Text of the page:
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Presentation by Prof Rajiva Wijesinha MP, Leader – Liberal Party of  Sri Lanka
And Presidential Adviser on Reconciliation to the President, Sri Lanka
On ‘The Global War on Terror: How Do the Liberals Respond?’
At the Seminar on “Liberalism: It’s All About Freedom”
Organized by the Civic Will Green Party of Mongolia
Ulaanbaatar, May 24th 2012

Let me first express my thanks to our hosts, the Civic Will Green Party of Mongolia, for having invited the Council of Asian Liberals and Democrats to their country, and arranging this very timely seminar. The Friedrich Naumann Stiftung, which has supported CALD so graciously over the years, was established to promote freedom, and it is this core value of Liberalism that we must see as the bedrock, not only of our own philosophy, but also of equitable and sustainable development all over the world.

Freedom does not, we should emphasize, mean the freedom of the wild ass.

Freedom does not, we should emphasize, mean the freedom of the wild ass. As the former head of the FNS, Count Otto von Lambsdorff said, while Liberalism demands a small state, it also requires a strong state. Thus I believe my colleague who will talk about environmental issues will stress the need for forceful regulation, to ensure protection for vulnerable people and places. That is why true Liberalism, while being committed to a market economy, does not believe that market forces alone should dictate policy. The state must ensure that the vulnerable are protected, that a level playing field is promoted, that development is both balanced and enduring.

It is in this context that we must formulate our response as Liberals to what is described as the Global War on Terror. We are aware that terrorism is now a much greater threat than it was in the past. But we must also recognize that the world should not allow itself to be blinded into seeing terror as somehow connected primarily with Islam, following on the appalling events of September 11th 2001. That was an event that had long been brewing, and I fear that tacit encouragement had been given to its perpetrators over the years, when other priorities suggested to the West that terrorists could be a useful tool against more dangerous enemies – just as the West had believed that fundamentalism could be a useful tool against godless Communism.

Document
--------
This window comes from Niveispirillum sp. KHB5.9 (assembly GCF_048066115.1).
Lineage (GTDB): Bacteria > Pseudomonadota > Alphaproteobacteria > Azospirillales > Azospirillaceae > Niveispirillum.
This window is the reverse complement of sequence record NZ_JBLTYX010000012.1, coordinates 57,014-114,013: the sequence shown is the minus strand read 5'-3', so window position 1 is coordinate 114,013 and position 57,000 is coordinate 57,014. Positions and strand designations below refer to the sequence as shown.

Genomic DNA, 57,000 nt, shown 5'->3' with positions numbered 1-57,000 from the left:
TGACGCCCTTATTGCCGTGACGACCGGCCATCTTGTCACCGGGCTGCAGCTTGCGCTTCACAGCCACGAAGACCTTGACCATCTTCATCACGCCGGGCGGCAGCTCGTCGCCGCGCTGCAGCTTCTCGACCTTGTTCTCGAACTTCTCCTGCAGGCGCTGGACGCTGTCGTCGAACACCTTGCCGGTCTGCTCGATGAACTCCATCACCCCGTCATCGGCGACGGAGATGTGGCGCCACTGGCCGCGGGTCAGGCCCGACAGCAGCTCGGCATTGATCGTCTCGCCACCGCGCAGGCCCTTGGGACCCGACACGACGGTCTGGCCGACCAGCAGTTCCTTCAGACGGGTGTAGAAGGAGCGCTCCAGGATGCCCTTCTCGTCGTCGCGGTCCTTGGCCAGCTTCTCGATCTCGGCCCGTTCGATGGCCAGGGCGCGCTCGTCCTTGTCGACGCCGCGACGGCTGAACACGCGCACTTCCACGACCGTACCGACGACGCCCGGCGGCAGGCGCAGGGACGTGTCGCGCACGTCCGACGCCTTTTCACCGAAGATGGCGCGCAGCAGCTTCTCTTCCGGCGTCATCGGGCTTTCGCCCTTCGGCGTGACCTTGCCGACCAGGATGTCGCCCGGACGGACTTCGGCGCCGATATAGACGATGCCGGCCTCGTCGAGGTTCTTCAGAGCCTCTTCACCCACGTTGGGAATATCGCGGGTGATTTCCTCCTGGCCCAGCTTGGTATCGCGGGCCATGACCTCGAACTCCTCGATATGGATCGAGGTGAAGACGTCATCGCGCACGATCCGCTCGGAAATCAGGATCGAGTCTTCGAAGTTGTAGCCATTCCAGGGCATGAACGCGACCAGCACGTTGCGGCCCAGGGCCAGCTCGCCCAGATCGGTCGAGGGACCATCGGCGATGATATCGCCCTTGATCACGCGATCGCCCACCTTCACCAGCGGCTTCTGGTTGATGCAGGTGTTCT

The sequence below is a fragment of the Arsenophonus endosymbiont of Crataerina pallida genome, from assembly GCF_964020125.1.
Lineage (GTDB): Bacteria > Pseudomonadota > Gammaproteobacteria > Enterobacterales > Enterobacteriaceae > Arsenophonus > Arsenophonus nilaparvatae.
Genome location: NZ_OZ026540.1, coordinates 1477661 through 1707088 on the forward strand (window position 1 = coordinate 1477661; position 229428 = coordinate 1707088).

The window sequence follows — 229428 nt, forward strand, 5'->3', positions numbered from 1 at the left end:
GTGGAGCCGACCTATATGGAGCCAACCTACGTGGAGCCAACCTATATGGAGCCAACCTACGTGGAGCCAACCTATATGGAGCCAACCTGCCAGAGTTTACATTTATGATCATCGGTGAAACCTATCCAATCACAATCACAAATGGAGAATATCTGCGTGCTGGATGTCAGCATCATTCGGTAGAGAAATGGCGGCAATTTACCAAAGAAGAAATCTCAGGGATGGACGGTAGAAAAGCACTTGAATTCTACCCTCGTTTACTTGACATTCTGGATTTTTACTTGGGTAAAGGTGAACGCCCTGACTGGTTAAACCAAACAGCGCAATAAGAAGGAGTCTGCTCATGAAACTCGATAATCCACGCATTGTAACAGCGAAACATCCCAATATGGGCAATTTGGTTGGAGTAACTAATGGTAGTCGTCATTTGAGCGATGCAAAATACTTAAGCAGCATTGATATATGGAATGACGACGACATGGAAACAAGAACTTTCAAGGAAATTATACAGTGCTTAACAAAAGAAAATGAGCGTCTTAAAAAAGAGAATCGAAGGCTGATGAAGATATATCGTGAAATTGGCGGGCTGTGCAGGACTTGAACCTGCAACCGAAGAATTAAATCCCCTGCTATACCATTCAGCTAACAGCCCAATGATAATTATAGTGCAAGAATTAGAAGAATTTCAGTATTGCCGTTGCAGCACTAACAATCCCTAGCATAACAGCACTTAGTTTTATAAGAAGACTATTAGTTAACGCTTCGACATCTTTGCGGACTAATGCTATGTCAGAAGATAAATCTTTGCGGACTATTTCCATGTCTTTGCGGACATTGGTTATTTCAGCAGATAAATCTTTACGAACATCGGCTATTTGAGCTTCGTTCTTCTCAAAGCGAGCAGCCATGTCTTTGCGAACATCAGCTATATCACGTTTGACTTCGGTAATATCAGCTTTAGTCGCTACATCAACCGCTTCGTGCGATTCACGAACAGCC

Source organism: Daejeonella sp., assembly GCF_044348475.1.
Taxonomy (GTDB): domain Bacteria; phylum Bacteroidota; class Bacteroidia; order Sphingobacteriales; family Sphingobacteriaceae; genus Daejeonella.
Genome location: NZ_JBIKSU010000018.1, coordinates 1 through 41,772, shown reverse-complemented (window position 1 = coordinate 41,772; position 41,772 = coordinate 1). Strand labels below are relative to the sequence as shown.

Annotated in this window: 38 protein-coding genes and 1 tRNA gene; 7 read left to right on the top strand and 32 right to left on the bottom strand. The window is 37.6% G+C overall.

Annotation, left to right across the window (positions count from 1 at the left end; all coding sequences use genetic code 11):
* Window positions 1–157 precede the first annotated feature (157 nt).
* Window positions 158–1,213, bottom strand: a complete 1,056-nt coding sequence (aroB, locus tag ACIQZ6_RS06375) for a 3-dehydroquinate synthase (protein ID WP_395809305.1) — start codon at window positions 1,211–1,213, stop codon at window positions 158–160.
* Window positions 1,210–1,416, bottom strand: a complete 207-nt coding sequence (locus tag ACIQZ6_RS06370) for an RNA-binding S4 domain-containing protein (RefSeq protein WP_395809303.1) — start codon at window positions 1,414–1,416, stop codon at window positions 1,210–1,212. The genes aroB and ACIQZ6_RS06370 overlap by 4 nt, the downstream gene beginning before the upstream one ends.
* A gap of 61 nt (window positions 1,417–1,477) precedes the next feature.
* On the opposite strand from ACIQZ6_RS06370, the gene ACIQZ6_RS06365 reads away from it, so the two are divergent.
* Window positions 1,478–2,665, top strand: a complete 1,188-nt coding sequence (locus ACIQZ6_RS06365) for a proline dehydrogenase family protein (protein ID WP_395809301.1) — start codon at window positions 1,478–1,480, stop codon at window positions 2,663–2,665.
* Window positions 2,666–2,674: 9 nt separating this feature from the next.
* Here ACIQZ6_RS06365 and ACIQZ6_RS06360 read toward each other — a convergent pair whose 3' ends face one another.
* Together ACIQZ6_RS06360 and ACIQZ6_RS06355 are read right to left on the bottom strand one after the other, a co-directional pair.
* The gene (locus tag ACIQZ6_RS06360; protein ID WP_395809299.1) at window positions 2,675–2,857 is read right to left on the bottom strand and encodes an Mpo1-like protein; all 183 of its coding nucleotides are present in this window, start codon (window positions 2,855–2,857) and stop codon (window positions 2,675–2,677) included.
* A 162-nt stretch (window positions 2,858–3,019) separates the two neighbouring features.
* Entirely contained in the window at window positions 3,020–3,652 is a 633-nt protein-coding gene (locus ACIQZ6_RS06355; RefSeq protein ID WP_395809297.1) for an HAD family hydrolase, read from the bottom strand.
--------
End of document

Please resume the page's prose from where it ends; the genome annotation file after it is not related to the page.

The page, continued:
The consequence was the apotheosis of the Taleban, guided by Al Qaeda, into the government of Afghanistan, a government that promoted international terrorism. Many have now forgotten that, when the US government first reacted forcefully to Taleban excesses against its own, the bombs it dropped killed personnel being trained to attack the Indian government in Kashmir. But that meant nothing, for over the previous decade, such terrorism had seemed an acceptable offshoot of support for fundamentalist terrorist against the Soviet Union – and in those days the West had seen India as an ally of the Eastern Bloc. Read the rest of this entry »

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Rajiva Wijesinha

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